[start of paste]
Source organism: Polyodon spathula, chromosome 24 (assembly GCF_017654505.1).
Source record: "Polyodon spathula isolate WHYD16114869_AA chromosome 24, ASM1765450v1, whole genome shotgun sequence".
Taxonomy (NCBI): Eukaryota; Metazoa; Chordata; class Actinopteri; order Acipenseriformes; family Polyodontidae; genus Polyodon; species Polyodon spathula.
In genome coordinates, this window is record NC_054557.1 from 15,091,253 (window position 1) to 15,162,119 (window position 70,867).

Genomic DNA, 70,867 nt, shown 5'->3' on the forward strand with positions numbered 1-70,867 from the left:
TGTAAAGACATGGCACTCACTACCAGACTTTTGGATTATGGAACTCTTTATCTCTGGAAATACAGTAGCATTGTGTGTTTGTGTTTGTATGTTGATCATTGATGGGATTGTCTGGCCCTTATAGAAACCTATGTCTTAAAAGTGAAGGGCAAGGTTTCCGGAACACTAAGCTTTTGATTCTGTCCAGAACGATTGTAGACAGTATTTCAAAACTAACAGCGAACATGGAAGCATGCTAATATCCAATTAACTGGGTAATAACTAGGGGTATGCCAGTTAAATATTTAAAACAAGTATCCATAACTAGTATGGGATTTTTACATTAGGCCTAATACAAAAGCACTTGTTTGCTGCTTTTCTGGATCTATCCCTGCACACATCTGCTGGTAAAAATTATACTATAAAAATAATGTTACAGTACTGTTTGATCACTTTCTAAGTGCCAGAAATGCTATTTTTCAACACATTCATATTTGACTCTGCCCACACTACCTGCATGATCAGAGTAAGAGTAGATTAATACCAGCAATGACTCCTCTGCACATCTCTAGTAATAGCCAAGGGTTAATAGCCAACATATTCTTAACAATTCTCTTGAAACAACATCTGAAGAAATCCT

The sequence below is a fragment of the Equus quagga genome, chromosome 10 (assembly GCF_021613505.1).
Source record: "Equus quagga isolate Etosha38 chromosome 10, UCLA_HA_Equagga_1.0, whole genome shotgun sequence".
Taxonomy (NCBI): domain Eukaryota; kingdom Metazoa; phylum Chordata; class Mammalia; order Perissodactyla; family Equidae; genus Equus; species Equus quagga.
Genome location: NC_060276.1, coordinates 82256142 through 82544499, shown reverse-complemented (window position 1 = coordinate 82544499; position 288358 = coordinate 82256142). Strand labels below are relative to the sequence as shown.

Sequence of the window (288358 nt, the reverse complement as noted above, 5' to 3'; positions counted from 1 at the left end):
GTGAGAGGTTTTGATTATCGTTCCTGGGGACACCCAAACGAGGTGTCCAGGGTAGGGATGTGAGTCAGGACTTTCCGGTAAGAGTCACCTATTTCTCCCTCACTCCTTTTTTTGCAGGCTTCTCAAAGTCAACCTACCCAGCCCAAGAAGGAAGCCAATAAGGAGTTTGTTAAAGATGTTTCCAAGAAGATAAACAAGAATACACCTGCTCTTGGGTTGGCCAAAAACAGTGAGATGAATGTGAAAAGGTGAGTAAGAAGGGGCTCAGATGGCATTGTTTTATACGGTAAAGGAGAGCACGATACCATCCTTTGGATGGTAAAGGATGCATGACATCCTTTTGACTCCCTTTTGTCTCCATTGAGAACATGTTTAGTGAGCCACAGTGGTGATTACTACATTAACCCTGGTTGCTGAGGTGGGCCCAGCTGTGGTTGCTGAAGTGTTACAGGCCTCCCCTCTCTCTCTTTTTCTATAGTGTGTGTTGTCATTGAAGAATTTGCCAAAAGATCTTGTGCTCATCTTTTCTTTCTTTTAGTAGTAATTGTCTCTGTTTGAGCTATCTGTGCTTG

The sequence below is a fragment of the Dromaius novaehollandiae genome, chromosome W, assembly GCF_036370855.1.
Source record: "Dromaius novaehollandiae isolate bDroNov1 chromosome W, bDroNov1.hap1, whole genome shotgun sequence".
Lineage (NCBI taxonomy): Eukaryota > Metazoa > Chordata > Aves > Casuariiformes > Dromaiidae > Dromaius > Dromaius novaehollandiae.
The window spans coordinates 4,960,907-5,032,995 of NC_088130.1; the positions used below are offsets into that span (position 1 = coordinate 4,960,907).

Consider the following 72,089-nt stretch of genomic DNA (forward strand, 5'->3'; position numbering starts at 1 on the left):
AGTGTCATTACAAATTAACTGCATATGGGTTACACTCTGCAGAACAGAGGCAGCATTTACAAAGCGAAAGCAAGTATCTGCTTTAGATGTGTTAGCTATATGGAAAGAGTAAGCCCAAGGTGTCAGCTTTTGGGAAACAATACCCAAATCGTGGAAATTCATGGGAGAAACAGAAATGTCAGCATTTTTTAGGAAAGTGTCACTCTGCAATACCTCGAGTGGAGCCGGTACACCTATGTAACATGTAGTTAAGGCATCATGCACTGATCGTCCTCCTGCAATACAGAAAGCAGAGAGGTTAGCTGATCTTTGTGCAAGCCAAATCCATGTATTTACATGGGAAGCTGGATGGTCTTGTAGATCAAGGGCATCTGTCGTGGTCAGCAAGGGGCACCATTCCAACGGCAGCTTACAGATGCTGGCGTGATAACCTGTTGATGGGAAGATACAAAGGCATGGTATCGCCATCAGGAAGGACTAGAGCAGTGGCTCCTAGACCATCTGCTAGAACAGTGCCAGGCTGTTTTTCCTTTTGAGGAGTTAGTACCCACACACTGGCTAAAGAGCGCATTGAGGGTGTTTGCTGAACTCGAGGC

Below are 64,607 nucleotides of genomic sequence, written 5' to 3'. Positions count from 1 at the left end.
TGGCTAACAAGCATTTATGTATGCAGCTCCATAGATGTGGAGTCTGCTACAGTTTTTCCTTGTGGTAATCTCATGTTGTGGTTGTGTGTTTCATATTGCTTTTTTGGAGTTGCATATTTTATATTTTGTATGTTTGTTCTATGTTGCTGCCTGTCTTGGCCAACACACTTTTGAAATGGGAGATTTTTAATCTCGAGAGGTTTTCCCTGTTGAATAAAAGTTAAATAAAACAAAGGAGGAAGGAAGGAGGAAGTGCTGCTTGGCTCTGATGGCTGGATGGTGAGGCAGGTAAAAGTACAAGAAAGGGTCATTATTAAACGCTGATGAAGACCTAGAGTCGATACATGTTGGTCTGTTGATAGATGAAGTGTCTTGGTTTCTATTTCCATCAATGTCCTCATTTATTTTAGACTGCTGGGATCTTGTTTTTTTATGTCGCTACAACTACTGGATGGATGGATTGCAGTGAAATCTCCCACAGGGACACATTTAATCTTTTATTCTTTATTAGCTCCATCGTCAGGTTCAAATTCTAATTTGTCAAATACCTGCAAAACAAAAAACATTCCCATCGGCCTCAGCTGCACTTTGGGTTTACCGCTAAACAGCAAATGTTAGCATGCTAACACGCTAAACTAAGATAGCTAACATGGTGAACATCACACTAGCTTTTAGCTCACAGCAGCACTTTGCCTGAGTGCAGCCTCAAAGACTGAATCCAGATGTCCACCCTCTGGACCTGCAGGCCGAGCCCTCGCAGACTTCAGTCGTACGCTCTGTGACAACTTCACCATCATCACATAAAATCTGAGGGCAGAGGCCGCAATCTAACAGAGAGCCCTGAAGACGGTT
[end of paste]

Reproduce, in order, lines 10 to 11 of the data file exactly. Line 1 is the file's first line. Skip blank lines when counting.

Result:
Genome location: NC_060276.1, coordinates 82256142 through 82544499, shown reverse-complemented (window position 1 = coordinate 82544499; position 288358 = coordinate 82256142). Strand labels below are relative to the sequence as shown.

Sequence of the window (288358 nt, the reverse complement as noted above, 5' to 3'; positions counted from 1 at the left end):